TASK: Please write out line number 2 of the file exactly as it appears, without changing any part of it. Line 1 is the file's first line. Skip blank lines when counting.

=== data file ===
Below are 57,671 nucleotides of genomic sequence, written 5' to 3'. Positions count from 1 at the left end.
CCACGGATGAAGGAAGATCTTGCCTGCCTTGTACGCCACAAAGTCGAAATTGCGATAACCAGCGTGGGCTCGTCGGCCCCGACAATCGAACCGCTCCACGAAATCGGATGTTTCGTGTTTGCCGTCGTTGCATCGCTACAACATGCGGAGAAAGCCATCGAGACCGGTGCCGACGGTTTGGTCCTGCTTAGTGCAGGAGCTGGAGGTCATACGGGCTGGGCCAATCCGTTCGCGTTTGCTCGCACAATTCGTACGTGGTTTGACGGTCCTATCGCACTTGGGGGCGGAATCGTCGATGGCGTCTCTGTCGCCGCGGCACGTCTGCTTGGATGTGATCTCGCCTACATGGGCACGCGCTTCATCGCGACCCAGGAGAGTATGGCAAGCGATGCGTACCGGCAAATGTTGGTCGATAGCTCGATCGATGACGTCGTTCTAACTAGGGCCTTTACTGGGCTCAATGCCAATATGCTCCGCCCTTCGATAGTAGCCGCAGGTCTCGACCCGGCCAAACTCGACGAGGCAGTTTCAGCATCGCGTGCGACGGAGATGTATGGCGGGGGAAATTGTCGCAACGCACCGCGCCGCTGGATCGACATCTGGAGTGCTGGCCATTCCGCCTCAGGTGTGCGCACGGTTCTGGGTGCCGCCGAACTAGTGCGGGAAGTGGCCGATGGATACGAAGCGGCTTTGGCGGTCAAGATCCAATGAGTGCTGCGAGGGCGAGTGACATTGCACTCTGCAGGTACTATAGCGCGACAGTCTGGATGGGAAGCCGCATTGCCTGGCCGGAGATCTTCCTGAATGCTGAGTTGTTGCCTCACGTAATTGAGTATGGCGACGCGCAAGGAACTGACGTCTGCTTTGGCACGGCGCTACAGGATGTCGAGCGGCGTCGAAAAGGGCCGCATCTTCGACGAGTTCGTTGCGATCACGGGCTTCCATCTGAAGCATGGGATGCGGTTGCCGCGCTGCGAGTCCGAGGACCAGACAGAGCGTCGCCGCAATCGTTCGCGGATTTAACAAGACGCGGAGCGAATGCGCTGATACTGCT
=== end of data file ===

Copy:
CCACGGATGAAGGAAGATCTTGCCTGCCTTGTACGCCACAAAGTCGAAATTGCGATAACCAGCGTGGGCTCGTCGGCCCCGACAATCGAACCGCTCCACGAAATCGGATGTTTCGTGTTTGCCGTCGTTGCATCGCTACAACATGCGGAGAAAGCCATCGAGACCGGTGCCGACGGTTTGGTCCTGCTTAGTGCAGGAGCTGGAGGTCATACGGGCTGGGCCAATCCGTTCGCGTTTGCTCGCACAATTCGTACGTGGTTTGACGGTCCTATCGCACTTGGGGGCGGAATCGTCGATGGCGTCTCTGTCGCCGCGGCACGTCTGCTTGGATGTGATCTCGCCTACATGGGCACGCGCTTCATCGCGACCCAGGAGAGTATGGCAAGCGATGCGTACCGGCAAATGTTGGTCGATAGCTCGATCGATGACGTCGTTCTAACTAGGGCCTTTACTGGGCTCAATGCCAATATGCTCCGCCCTTCGATAGTAGCCGCAGGTCTCGACCCGGCCAAACTCGACGAGGCAGTTTCAGCATCGCGTGCGACGGAGATGTATGGCGGGGGAAATTGTCGCAACGCACCGCGCCGCTGGATCGACATCTGGAGTGCTGGCCATTCCGCCTCAGGTGTGCGCACGGTTCTGGGTGCCGCCGAACTAGTGCGGGAAGTGGCCGATGGATACGAAGCGGCTTTGGCGGTCAAGATCCAATGAGTGCTGCGAGGGCGAGTGACATTGCACTCTGCAGGTACTATAGCGCGACAGTCTGGATGGGAAGCCGCATTGCCTGGCCGGAGATCTTCCTGAATGCTGAGTTGTTGCCTCACGTAATTGAGTATGGCGACGCGCAAGGAACTGACGTCTGCTTTGGCACGGCGCTACAGGATGTCGAGCGGCGTCGAAAAGGGCCGCATCTTCGACGAGTTCGTTGCGATCACGGGCTTCCATCTGAAGCATGGGATGCGGTTGCCGCGCTGCGAGTCCGAGGACCAGACAGAGCGTCGCCGCAATCGTTCGCGGATTTAACAAGACGCGGAGCGAATGCGCTGATACTGCT